As we near the end of the year, weight is a popular concern, whether it be taking off some pounds added during the holidays, or getting ready to get back into shape to start the New Year.
While many are looking to lose weight, Florida State sophomore enter Boris Bojanovsky is looking to get bigger, taking in a ridiculous 5,000 calories a day. The gigantic daily intake is a necessity for the 7-foot-3 center, whose weight can bounce around from 225 to 235, according to Natalie Pierre of the Tallahassee Democrat.
The Seminoles won’t mind the countless groceries if it means production on the floor for Bojanovsky, who is averaging 6.9 points, 2.9 rebounds and 2.1 blocks per game. He recorded a career-high seven blocks in Florida State’s 60-55 win over then No. 22 UMass on Dec. 21. The last of those seven rejections came with 1:20 to play, as he swatted Cady Lalanne’s bucket that would have put the Minutemen up three. That would be the last look UMass got on the day, as Florida State scored the final six points.
He ended with four points, but in the four previous games he had reached double figures.
“I’ve just gotten more adjusted to our system. I’m getting more opportunities now since I’m playing a little bit more now,” Bojanovsky told Pierre. “I’m just trying to help my team with blocking shots.”
Bojanovsky’s presence around the rim has been a plus for a Florida State team picked to finish ninth in the ACC this season.
Florida State has one more game — Monday against Charleston Southern — before beginning conference play.
The 6-foot-3 guard averaged 10.3 points per game, while shooting 42 percent from three, as a freshman. He, along with Malcolm Hill and Michael Thorne Jr., is one of three returning players who averaged double figures last season.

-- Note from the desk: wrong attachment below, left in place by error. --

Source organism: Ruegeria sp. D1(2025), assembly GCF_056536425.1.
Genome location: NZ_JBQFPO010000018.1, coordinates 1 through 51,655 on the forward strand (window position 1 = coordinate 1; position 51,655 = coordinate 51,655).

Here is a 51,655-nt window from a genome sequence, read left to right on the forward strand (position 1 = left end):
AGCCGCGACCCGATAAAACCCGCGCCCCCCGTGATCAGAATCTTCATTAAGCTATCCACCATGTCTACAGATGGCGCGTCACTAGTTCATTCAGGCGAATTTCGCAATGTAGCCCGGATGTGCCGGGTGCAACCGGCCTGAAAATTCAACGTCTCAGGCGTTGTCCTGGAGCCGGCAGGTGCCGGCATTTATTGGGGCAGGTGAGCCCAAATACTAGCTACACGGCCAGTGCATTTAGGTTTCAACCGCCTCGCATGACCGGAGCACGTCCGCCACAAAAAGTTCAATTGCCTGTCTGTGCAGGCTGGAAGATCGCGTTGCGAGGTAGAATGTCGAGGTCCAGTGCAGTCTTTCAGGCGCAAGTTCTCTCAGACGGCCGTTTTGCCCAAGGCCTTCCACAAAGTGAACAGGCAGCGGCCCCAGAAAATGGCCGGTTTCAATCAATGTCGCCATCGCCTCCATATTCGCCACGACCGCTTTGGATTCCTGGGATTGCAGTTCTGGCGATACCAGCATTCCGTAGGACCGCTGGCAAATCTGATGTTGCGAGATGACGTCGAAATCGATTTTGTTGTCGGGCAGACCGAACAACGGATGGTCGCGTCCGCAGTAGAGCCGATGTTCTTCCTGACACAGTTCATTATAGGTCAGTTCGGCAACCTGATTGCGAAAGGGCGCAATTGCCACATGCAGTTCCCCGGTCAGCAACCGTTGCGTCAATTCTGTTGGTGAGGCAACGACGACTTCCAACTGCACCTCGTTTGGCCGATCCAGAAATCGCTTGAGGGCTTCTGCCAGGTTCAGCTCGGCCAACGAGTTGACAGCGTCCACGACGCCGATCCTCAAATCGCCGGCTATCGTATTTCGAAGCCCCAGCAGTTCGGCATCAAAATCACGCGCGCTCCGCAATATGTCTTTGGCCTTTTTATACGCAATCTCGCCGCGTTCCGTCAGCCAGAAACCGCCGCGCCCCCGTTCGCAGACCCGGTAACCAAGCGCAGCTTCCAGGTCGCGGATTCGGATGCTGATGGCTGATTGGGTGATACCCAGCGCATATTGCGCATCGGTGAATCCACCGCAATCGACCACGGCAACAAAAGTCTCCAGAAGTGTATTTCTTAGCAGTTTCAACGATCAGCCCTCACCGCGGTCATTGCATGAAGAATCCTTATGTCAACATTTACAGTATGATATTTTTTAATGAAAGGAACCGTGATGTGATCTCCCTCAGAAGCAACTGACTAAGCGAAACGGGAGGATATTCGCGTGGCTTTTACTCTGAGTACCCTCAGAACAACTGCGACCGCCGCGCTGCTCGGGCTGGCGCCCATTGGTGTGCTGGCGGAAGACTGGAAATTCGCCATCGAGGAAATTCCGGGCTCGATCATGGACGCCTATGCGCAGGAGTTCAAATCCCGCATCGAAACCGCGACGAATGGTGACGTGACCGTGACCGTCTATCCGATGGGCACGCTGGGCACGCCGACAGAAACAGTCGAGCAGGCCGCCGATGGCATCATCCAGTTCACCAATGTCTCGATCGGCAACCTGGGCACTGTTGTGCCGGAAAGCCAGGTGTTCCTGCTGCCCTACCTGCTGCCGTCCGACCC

This could prove to be a make-or-break year for John Groce, who enters his fifth season at the helm. He guided the Illini to an NCAA Tournament in his first season, but hasn’t been back since.
The key for the Illini is health. Abrams gives them experience and leadership, but it won’t be a surprise if there’s some rust in his game after spending the past two seasons on the sideline. Having a healthy Coleman-Lands will help stabilize the backcourt, while Hill, an all-conference caliber forward, and Thorne anchor the frontcourt.
Like Alkins, Jones was a sought-after scorer. The 6-foot-4 two-guard was rated No. 69 overall in the Class of 2016 by Rivals. He picked Indiana over offers from Cal, Cincinnati, Georgetown and more than a dozen other high-major programs.
Jeter, the 6-foot-10, played in a reserve role as a freshman, averaging 1.9 points and 1.9 rebounds per game last season. He will be part of a loaded frontline that includes heralded freshmen Harry Giles and Marques Bolden, as well as redshirt senior Amile Jefferson, who returns to the lineup following a foot injury.
The greatest player in Auburn program history will honored with a statue outside of the team’s home arena.
The university announced that Charles Barkley, the Naismith Memorial Basketball Hall of Famer, will be the fourth athlete to be given a statue, joining Heisman Trophy winners Bo Jackson, Pat Sullivan and Cam Newton.
“It just means a great deal to me,” Barkley said in a statement. “Being a kid from Alabama, going to Auburn. I think everybody knows what Auburn means to me. It’s going to be pretty cool.”
Barkley, currently working as an analyst for TNT, was the SEC Player of the Year in 1984, as well as a second team All-American. He averaged 14.1 points and 9.6 rebounds per game in 84 appearances for the Tigers.